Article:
ADDIS ABABA – Security forces and their allies committed abuses against Tigrayans in north-western Ethiopia that amounted to war crimes and crimes against humanity, said two rights groups in a report issued Wednesday.
In response, the government said it will examine “all allegations of violations of human rights”, but downplays their suggestion regarding “matters of internal boundaries”.
Amnesty International and Human Rights Watch (HRW) said Tigrayan civilians had been targeted in a “campaign of ethnic cleansing” since the outbreak of the conflict in November 2020.
The two groups said hundreds of thousand Tigrayans were forcibly expelled from the area in a “coordinated” manner by security forces and civilian authorities through ethnically-motivated rape, murder and other serious violations.
“These widespread and systematic attacks against the Tigrayan civilian population amount to crimes against humanity, as well as war crimes,” Amnesty and HRW said in the joint report.
The conflict in northern Ethiopia started in November 2020 after the region’s former ruling party, the Tigray People’s Liberation Front (TPLF), orchestrated deadly attacks on federal army camps.
Federal and Amhara forces captured and installed a new administration to the area stretching from the Tekeze River to Sudan and claimed by both Amharas and Tigrayans.
The rights groups blamed the atrocities on newly-appointed civilian administrators of the area, and regional forces and irregular militias from the Amhara region.
“Since November 2020, Amhara officials and security forces have engaged in a relentless campaign of ethnic cleansing to force Tigrayans in Western Tigray from their homes,” said Kenneth Roth, Executive Director of Human Rights Watch.
“Ethiopian authorities have steadfastly denied the shocking breadth of the crimes that have unfolded and have egregiously failed to address them,” Roth said.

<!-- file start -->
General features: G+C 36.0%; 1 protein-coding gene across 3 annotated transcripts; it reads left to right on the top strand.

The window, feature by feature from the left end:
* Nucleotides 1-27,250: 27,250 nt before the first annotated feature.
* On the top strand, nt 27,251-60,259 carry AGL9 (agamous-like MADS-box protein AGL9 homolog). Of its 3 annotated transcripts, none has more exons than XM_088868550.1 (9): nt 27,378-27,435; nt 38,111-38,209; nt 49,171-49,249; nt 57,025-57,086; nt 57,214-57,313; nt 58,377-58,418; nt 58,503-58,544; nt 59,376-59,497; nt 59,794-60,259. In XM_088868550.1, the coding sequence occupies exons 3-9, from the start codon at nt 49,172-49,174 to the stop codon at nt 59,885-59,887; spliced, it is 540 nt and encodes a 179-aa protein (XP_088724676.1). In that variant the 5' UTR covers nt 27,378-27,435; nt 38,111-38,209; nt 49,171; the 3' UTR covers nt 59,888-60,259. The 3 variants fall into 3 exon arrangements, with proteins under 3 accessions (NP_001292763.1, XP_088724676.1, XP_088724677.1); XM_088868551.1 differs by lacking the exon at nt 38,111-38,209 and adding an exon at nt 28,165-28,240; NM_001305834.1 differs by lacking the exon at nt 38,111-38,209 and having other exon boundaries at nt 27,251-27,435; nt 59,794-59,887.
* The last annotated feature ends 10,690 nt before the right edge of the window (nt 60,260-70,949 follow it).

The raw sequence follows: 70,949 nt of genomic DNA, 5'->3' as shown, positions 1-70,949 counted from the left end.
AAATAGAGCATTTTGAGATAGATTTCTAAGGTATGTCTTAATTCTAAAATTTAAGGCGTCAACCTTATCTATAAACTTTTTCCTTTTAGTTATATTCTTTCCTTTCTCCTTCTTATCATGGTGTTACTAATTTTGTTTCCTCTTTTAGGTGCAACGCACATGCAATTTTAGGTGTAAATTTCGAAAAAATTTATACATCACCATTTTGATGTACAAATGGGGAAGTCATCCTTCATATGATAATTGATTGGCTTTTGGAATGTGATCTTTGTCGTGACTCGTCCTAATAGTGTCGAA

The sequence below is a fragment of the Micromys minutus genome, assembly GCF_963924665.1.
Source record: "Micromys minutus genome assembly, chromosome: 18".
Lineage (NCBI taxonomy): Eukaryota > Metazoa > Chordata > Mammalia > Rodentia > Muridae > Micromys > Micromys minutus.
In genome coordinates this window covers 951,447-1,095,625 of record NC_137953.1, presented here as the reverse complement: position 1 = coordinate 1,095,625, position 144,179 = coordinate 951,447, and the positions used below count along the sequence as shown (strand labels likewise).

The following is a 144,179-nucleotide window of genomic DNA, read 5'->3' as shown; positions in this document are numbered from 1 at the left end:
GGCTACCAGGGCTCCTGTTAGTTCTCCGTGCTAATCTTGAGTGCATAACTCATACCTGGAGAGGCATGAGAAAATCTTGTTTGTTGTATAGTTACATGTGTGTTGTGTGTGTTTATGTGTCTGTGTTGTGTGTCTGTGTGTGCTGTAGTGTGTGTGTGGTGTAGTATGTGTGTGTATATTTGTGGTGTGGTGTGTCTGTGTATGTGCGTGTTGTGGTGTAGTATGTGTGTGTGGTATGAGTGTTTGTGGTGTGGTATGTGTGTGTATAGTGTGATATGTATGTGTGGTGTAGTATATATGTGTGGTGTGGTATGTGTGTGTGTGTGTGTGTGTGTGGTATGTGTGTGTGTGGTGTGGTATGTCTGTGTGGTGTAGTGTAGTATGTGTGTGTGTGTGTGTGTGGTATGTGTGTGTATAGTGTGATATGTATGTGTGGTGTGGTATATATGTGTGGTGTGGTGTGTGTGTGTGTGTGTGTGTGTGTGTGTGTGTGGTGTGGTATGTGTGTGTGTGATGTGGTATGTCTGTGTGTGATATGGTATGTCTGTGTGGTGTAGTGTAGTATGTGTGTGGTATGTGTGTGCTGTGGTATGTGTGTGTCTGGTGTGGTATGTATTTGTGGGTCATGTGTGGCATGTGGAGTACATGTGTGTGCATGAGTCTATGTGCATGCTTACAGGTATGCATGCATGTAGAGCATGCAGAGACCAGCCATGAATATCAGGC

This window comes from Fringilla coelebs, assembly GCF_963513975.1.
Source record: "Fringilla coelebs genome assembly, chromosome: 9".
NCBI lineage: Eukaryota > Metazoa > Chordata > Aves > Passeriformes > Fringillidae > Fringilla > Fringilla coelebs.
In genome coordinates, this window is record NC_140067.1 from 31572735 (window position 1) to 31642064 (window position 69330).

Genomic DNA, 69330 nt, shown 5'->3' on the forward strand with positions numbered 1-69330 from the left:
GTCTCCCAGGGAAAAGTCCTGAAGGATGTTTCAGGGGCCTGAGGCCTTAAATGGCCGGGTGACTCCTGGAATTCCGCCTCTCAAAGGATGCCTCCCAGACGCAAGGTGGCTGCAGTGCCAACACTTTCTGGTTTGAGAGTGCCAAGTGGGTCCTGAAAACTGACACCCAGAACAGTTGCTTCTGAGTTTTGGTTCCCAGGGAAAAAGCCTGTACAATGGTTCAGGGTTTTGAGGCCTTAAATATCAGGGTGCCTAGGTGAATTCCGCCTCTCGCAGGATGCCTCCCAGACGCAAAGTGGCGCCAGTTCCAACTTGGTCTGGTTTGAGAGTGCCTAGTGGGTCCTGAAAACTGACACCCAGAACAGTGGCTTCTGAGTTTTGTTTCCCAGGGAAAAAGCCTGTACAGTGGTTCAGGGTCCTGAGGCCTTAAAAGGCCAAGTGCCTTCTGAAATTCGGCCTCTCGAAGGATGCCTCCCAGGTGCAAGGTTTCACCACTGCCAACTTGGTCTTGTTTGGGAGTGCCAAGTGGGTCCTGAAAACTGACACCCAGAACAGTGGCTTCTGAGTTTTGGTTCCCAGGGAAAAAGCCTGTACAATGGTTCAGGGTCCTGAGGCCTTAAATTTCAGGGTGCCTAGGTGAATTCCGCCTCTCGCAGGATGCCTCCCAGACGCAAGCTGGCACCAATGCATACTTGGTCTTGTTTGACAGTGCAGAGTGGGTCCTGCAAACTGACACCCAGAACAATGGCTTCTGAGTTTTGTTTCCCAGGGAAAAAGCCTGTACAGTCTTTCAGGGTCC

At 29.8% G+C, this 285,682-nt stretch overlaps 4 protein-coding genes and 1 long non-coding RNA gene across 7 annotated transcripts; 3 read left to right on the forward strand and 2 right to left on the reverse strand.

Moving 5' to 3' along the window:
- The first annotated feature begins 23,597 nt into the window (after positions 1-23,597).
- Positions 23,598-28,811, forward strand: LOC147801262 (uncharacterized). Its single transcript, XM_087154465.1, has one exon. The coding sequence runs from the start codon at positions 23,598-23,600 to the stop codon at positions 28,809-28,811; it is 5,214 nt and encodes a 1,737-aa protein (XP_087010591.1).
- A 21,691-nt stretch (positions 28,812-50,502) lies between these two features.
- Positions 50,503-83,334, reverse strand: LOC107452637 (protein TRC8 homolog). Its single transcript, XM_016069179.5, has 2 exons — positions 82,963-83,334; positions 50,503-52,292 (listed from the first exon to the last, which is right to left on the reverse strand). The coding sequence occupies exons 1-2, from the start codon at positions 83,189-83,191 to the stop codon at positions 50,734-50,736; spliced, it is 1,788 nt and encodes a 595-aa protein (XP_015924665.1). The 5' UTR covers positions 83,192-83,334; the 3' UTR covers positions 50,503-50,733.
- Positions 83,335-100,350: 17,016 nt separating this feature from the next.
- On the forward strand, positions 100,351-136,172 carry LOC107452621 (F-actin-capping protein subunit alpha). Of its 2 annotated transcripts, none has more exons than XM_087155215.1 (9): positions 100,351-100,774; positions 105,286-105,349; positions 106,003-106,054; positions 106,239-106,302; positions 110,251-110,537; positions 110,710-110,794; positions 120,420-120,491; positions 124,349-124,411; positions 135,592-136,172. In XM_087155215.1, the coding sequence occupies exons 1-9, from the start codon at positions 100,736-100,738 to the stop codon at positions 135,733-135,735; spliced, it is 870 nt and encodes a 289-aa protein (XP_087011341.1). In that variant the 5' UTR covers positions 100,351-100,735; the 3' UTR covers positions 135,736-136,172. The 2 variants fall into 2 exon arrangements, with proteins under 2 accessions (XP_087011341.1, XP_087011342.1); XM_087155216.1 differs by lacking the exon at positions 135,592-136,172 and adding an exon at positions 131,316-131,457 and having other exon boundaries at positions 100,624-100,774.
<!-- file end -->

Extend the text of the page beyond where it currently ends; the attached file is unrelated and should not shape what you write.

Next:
Ethiopian Human Rights Commission (EHRC) said the findings of the report in terms of the Maikadra killings of ethnic Amhara civilians and their forced displacements by the Samri group with the support of Tigray militia and police, and the retaliatory attacks and unlawful large scale displacement by Amhara Special Forces, militia and the Fano group of Tigrayan residents are consistent with what has been documented and reported by EHRC, as well as its Joint Investigation with the UN on Tigray (JIT).
“These acts of killings and large scale forced displacement by the parties may amount to war crimes and crimes against humanity,” RHRC Deputy Chief Commissioner Rakeb Messele said
The federal government declared a “humanitarian truce” last month, while the rebels agreed to a “cessation of hostilities” on the condition that aid reach Tigray.
Regardless of any truce or ceasefire, the groups said the federal and regional authorities “should allow unhindered, independent, and sustained humanitarian assistance.”
They also said “any consensual agreement by all parties should include the urgent deployment of an AU-led international peacekeeping force” to the area.
‘The report will be Examined’
In response to the report, the foreign ministry of Ethiopia issued a statement saying “the government will carefully examine the content” of the rights groups’ report and “give it due consideration”.
“The Government of Ethiopia is committed to holding accountable all those responsible for violations of human rights and humanitarian law,” the ministry said.
It is for this reason the Government established the Inter-ministerial Taskforce following the publication of the Joint Investigation by the EHRC and the UN, said the statement.
The foreign ministry, however, questioned the “validity of numerous political matters the two organizations felt necessary or in their remit to address”.
Firstly, it said, matters of internal boundaries are dealt with by constitutionally mandated bodies. “It is unwise for the activist organizations to pass judgments on such matters,” the ministry said. “This attitude is certainly not acceptable. They failed to exercise due diligence.”
The Government also expressed concern about the “ethnic undertones of the report that seem to apportion blame disproportionately while trying to exculpate others”.
“This fuels hatred and makes reconciliation and healing more difficult,” it said. “Responsibility is individual.”
“Simply blaming one group does not serve the cause of human rights and peace,” it added.